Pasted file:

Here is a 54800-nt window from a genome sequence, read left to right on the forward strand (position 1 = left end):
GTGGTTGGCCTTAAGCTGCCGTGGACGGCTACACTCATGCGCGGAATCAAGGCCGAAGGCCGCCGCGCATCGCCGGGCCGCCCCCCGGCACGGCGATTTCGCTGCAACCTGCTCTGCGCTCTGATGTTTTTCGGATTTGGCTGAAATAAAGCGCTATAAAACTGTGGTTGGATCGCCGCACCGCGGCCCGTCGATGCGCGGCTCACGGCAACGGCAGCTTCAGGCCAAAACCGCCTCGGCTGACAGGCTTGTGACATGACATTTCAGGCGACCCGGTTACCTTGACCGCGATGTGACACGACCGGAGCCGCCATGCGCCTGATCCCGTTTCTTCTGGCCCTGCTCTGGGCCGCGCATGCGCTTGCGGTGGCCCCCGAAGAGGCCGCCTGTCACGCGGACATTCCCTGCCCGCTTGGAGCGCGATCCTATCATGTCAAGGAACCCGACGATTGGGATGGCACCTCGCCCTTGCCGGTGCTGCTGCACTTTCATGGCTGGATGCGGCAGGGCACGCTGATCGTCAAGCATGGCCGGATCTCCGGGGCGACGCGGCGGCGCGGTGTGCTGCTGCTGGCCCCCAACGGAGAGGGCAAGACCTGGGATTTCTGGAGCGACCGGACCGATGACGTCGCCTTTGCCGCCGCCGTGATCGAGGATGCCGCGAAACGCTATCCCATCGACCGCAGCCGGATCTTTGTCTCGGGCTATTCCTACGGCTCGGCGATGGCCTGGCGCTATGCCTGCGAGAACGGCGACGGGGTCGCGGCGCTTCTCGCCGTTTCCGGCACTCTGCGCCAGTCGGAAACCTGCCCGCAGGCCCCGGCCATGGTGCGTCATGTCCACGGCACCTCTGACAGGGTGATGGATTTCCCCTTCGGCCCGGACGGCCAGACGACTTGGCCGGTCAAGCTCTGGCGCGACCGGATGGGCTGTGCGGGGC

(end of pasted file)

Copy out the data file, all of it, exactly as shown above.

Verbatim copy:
Here is a 54800-nt window from a genome sequence, read left to right on the forward strand (position 1 = left end):
GTGGTTGGCCTTAAGCTGCCGTGGACGGCTACACTCATGCGCGGAATCAAGGCCGAAGGCCGCCGCGCATCGCCGGGCCGCCCCCCGGCACGGCGATTTCGCTGCAACCTGCTCTGCGCTCTGATGTTTTTCGGATTTGGCTGAAATAAAGCGCTATAAAACTGTGGTTGGATCGCCGCACCGCGGCCCGTCGATGCGCGGCTCACGGCAACGGCAGCTTCAGGCCAAAACCGCCTCGGCTGACAGGCTTGTGACATGACATTTCAGGCGACCCGGTTACCTTGACCGCGATGTGACACGACCGGAGCCGCCATGCGCCTGATCCCGTTTCTTCTGGCCCTGCTCTGGGCCGCGCATGCGCTTGCGGTGGCCCCCGAAGAGGCCGCCTGTCACGCGGACATTCCCTGCCCGCTTGGAGCGCGATCCTATCATGTCAAGGAACCCGACGATTGGGATGGCACCTCGCCCTTGCCGGTGCTGCTGCACTTTCATGGCTGGATGCGGCAGGGCACGCTGATCGTCAAGCATGGCCGGATCTCCGGGGCGACGCGGCGGCGCGGTGTGCTGCTGCTGGCCCCCAACGGAGAGGGCAAGACCTGGGATTTCTGGAGCGACCGGACCGATGACGTCGCCTTTGCCGCCGCCGTGATCGAGGATGCCGCGAAACGCTATCCCATCGACCGCAGCCGGATCTTTGTCTCGGGCTATTCCTACGGCTCGGCGATGGCCTGGCGCTATGCCTGCGAGAACGGCGACGGGGTCGCGGCGCTTCTCGCCGTTTCCGGCACTCTGCGCCAGTCGGAAACCTGCCCGCAGGCCCCGGCCATGGTGCGTCATGTCCACGGCACCTCTGACAGGGTGATGGATTTCCCCTTCGGCCCGGACGGCCAGACGACTTGGCCGGTCAAGCTCTGGCGCGACCGGATGGGCTGTGCGGGGC